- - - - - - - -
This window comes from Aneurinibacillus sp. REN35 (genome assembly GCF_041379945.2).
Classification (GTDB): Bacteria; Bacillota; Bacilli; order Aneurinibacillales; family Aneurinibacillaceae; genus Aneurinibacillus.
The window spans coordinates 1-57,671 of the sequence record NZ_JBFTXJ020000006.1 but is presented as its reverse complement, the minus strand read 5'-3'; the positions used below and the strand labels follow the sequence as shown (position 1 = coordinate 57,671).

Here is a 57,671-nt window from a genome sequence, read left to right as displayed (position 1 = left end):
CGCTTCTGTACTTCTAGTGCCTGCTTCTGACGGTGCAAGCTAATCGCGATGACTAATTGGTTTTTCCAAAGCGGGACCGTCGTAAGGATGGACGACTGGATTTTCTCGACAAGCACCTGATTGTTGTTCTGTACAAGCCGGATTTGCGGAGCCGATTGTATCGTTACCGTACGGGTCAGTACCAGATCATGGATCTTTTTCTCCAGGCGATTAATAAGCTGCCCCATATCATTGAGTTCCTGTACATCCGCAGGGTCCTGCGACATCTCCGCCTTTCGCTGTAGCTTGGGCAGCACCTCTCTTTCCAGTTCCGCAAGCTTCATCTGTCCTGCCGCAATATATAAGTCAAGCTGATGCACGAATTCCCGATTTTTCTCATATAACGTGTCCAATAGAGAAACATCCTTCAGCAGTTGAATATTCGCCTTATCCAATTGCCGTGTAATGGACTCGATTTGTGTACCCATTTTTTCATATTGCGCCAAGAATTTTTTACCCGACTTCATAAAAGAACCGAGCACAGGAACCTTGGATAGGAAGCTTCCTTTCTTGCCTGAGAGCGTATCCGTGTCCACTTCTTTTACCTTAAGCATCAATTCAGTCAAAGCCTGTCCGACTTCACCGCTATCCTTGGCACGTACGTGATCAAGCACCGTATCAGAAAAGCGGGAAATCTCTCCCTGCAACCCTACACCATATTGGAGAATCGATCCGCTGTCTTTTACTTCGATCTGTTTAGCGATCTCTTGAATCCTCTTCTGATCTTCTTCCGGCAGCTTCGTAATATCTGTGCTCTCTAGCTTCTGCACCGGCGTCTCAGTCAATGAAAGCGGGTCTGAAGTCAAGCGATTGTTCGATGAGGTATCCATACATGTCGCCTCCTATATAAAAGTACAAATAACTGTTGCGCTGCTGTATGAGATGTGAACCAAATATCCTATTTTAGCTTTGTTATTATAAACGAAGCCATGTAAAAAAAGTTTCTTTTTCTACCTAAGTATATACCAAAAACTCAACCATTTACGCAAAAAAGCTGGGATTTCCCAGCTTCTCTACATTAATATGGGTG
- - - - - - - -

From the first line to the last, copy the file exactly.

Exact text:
This window comes from Aneurinibacillus sp. REN35 (genome assembly GCF_041379945.2).
Classification (GTDB): Bacteria; Bacillota; Bacilli; order Aneurinibacillales; family Aneurinibacillaceae; genus Aneurinibacillus.
The window spans coordinates 1-57,671 of the sequence record NZ_JBFTXJ020000006.1 but is presented as its reverse complement, the minus strand read 5'-3'; the positions used below and the strand labels follow the sequence as shown (position 1 = coordinate 57,671).

Here is a 57,671-nt window from a genome sequence, read left to right as displayed (position 1 = left end):
CGCTTCTGTACTTCTAGTGCCTGCTTCTGACGGTGCAAGCTAATCGCGATGACTAATTGGTTTTTCCAAAGCGGGACCGTCGTAAGGATGGACGACTGGATTTTCTCGACAAGCACCTGATTGTTGTTCTGTACAAGCCGGATTTGCGGAGCCGATTGTATCGTTACCGTACGGGTCAGTACCAGATCATGGATCTTTTTCTCCAGGCGATTAATAAGCTGCCCCATATCATTGAGTTCCTGTACATCCGCAGGGTCCTGCGACATCTCCGCCTTTCGCTGTAGCTTGGGCAGCACCTCTCTTTCCAGTTCCGCAAGCTTCATCTGTCCTGCCGCAATATATAAGTCAAGCTGATGCACGAATTCCCGATTTTTCTCATATAACGTGTCCAATAGAGAAACATCCTTCAGCAGTTGAATATTCGCCTTATCCAATTGCCGTGTAATGGACTCGATTTGTGTACCCATTTTTTCATATTGCGCCAAGAATTTTTTACCCGACTTCATAAAAGAACCGAGCACAGGAACCTTGGATAGGAAGCTTCCTTTCTTGCCTGAGAGCGTATCCGTGTCCACTTCTTTTACCTTAAGCATCAATTCAGTCAAAGCCTGTCCGACTTCACCGCTATCCTTGGCACGTACGTGATCAAGCACCGTATCAGAAAAGCGGGAAATCTCTCCCTGCAACCCTACACCATATTGGAGAATCGATCCGCTGTCTTTTACTTCGATCTGTTTAGCGATCTCTTGAATCCTCTTCTGATCTTCTTCCGGCAGCTTCGTAATATCTGTGCTCTCTAGCTTCTGCACCGGCGTCTCAGTCAATGAAAGCGGGTCTGAAGTCAAGCGATTGTTCGATGAGGTATCCATACATGTCGCCTCCTATATAAAAGTACAAATAACTGTTGCGCTGCTGTATGAGATGTGAACCAAATATCCTATTTTAGCTTTGTTATTATAAACGAAGCCATGTAAAAAAAGTTTCTTTTTCTACCTAAGTATATACCAAAAACTCAACCATTTACGCAAAAAAGCTGGGATTTCCCAGCTTCTCTACATTAATATGGGTG